Last month, a South Carolina circuit court judge ruled that 36 Anglican churches in that state don’t have to turn over their property to the Episcopal Diocese of South Carolina.

It was the latest decision in the long legal struggle between the Episcopal Church in South Carolina and the more conservative Anglican congregations, which officially broke away in 2012.

“I’m encouraged but not elated,” said Mark Lawrence, the bishop of the Anglican Diocese of South Carolina. “The mill of the legal system grinds slowly, so I try not to be overly discouraged when it seems to have gone against us, nor elated when it goes for us.”

Lawrence said he’s cautiously optimistic about the latest ruling but expects an appeal.

The chancellor of the Episcopal Church in South Carolina, Thomas S. Tisdale Jr., has said the ruling was “not a final decision,” but “yet another step on a long journey to full reconciliation within our diocese.”

Molly Hamilton, the diocese’s communications director, said Tisdale hopes that the breakaway congregations will come back. “Our vision is for every returning congregation to live into its future as a vital, mission-minded Episcopal congregation,” she said.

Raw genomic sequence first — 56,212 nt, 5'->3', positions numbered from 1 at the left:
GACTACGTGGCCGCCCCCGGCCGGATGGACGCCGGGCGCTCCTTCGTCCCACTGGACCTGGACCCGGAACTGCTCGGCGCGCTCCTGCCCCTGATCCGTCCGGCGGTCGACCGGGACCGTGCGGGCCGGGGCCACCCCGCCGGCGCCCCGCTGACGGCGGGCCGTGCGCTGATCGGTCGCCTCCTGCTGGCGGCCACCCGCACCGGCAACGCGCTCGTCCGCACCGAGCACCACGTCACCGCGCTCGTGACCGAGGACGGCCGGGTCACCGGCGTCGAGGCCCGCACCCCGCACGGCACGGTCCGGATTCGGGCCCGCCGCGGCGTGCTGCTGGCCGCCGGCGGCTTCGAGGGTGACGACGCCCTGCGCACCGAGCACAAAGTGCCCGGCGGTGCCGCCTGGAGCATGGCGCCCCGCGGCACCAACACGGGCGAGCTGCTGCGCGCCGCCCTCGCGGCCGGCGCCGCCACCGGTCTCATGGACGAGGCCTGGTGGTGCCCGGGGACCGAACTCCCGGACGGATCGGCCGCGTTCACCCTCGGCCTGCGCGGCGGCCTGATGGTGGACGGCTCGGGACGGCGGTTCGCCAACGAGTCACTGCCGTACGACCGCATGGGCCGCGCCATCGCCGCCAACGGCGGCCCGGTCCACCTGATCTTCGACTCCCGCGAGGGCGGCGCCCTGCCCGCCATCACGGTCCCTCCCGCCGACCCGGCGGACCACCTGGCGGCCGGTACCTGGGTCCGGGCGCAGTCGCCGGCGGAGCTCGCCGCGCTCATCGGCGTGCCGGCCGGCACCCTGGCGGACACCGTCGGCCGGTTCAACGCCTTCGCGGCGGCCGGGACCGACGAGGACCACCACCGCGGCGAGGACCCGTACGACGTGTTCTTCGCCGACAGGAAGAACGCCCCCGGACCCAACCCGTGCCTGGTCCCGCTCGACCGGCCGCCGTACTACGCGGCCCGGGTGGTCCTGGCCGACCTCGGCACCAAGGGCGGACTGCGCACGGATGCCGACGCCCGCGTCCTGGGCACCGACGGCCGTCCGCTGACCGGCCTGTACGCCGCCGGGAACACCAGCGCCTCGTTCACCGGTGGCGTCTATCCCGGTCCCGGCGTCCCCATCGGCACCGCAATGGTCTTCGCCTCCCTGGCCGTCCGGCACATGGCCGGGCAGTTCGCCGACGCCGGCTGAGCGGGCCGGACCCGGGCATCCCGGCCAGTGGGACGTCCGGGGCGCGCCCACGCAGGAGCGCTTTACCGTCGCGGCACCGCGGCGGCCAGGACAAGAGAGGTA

In the Anglicans’ view, that’s not likely. “I think if that was going to happen, it would have happened a long time ago,” Lawrence said.

Lawrence’s Anglican diocese began its legal dispute in 2013, a few months after leaving the Episcopal Church over doctrinal disagreements, including whether belief in Jesus is the only way to salvation and whether homosexual behavior is sinful.

The theologically conservative breakaway churches started the Anglican Diocese ...

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